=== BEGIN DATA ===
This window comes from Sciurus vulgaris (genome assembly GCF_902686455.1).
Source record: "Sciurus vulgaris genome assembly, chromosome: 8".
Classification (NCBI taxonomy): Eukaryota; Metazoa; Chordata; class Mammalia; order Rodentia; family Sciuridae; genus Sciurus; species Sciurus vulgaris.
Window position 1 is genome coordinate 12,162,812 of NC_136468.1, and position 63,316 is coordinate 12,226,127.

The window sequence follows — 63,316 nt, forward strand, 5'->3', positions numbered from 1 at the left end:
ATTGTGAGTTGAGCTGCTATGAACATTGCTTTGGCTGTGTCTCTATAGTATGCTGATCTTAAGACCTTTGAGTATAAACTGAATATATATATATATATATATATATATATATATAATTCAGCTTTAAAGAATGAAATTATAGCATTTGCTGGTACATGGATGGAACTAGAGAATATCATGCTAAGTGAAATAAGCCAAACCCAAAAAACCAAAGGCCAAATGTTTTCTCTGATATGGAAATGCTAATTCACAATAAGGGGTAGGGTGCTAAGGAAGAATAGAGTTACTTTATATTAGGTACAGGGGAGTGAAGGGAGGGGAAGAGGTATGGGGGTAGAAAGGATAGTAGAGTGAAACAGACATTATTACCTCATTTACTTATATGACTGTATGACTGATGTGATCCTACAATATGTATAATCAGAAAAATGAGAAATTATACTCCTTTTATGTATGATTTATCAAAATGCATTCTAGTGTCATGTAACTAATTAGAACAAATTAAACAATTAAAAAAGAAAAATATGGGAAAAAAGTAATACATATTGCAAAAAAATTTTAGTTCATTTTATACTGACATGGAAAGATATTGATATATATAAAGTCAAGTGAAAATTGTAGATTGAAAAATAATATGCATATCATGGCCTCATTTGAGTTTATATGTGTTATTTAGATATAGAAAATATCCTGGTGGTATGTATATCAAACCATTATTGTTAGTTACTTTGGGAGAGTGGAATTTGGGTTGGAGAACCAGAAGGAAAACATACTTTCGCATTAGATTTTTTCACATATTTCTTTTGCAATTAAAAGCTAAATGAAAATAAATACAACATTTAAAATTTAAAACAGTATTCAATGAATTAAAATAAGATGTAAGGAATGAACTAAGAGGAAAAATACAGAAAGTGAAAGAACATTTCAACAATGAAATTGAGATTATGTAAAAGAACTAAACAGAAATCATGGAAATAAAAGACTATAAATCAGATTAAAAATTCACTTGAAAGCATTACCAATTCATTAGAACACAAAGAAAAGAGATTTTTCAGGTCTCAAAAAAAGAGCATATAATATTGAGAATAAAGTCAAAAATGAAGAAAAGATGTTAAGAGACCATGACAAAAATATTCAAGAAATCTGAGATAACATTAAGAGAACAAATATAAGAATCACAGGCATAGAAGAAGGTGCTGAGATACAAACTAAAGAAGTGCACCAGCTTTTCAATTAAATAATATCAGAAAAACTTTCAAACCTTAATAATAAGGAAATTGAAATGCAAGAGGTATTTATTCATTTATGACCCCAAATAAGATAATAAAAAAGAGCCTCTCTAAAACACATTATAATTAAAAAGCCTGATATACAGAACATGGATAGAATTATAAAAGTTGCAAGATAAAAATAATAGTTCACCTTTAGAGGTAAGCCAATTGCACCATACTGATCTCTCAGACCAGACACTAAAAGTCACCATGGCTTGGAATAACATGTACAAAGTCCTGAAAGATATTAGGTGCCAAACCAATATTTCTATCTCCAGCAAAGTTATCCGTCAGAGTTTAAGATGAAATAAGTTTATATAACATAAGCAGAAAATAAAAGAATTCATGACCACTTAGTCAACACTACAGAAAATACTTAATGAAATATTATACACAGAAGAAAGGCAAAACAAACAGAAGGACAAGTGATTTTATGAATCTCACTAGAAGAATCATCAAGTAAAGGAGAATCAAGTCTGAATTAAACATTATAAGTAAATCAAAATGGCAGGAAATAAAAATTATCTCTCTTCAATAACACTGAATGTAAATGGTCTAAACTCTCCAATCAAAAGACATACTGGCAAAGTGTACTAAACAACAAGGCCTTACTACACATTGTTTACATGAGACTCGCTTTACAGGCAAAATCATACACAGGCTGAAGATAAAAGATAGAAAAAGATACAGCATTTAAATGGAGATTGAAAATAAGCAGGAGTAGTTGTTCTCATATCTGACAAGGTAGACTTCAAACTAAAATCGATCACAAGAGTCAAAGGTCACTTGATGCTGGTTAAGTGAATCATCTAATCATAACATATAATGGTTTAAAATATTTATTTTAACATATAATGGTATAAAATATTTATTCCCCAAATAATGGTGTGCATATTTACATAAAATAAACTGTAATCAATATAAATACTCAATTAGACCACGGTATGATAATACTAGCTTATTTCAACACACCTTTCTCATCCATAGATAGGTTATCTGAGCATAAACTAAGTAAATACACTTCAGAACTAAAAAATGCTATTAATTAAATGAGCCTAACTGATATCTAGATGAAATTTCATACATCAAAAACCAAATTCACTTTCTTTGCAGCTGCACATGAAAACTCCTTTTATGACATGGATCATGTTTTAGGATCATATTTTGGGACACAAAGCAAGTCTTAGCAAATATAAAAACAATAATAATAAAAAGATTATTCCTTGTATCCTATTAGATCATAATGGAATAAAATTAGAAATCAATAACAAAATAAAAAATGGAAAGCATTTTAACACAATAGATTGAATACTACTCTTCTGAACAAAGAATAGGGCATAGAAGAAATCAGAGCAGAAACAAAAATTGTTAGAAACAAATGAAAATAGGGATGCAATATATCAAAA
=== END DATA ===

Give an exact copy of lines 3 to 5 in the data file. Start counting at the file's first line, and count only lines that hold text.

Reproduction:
Classification (NCBI taxonomy): Eukaryota; Metazoa; Chordata; class Mammalia; order Rodentia; family Sciuridae; genus Sciurus; species Sciurus vulgaris.
Window position 1 is genome coordinate 12,162,812 of NC_136468.1, and position 63,316 is coordinate 12,226,127.

The window sequence follows — 63,316 nt, forward strand, 5'->3', positions numbered from 1 at the left end: